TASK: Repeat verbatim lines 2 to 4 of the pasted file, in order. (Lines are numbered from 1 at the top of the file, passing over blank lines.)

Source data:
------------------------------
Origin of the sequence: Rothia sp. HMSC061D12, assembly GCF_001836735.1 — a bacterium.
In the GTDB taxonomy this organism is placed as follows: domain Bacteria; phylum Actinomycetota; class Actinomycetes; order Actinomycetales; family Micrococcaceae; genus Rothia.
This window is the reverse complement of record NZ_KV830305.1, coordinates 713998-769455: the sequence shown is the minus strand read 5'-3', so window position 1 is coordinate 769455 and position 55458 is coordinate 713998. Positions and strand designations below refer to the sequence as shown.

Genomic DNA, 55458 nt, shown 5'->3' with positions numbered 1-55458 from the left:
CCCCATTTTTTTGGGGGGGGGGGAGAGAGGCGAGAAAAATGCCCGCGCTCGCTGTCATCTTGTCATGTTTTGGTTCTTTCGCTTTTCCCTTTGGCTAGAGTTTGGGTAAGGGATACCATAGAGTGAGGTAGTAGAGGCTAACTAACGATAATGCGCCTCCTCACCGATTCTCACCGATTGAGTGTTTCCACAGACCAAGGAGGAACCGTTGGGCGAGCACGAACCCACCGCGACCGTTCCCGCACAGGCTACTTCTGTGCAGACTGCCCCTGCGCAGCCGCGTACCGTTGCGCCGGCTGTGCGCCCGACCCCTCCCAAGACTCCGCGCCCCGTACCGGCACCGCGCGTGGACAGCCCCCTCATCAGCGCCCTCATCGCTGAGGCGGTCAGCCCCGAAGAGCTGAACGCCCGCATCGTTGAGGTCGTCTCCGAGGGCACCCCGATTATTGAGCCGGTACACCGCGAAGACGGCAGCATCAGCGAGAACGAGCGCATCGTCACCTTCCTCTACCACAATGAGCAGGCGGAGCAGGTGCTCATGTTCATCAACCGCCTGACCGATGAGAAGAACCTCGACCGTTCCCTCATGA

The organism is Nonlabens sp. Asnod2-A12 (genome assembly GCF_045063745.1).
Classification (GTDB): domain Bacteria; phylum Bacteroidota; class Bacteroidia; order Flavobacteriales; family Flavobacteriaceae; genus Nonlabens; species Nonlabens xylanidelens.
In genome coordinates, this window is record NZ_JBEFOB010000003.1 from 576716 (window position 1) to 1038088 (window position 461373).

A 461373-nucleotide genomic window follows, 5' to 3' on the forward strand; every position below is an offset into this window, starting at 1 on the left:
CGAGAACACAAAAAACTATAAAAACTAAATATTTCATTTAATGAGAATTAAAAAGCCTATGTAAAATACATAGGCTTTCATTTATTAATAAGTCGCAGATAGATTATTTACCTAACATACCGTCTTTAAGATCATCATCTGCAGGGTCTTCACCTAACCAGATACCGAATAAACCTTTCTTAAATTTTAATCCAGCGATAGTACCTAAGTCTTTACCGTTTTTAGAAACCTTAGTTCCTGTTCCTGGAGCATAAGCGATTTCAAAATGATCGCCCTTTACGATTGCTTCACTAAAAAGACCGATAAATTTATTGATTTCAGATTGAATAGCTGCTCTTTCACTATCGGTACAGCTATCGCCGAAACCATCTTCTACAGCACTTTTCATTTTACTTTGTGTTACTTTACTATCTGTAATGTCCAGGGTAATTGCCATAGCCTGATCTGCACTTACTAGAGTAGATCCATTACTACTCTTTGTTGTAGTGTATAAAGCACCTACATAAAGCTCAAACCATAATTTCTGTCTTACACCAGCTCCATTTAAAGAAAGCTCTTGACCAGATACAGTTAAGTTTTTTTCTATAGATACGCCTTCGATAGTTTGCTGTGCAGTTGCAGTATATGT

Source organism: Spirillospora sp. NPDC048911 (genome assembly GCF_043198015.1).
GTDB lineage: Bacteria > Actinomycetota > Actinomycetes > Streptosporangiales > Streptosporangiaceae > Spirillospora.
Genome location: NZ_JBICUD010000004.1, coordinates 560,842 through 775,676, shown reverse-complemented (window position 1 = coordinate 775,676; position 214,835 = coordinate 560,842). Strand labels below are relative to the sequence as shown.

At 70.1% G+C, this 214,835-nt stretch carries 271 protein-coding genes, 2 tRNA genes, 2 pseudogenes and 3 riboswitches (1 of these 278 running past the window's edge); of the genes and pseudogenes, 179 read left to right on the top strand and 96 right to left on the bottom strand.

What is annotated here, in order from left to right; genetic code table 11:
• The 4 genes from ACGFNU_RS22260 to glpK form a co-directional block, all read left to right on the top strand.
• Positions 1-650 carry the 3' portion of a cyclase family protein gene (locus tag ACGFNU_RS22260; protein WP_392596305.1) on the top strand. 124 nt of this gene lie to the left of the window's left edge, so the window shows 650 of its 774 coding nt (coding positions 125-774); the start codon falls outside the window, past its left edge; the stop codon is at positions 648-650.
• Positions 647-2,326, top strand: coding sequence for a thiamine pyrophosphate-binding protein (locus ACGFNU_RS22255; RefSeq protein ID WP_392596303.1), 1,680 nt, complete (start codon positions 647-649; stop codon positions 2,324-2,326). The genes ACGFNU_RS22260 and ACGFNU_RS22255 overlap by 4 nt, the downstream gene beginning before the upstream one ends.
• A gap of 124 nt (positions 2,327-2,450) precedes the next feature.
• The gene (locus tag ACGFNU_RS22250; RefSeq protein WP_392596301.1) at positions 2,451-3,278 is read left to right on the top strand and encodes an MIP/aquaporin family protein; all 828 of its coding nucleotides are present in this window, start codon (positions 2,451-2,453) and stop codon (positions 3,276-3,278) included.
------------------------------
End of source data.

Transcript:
In the GTDB taxonomy this organism is placed as follows: domain Bacteria; phylum Actinomycetota; class Actinomycetes; order Actinomycetales; family Micrococcaceae; genus Rothia.
This window is the reverse complement of record NZ_KV830305.1, coordinates 713998-769455: the sequence shown is the minus strand read 5'-3', so window position 1 is coordinate 769455 and position 55458 is coordinate 713998. Positions and strand designations below refer to the sequence as shown.

Genomic DNA, 55458 nt, shown 5'->3' with positions numbered 1-55458 from the left: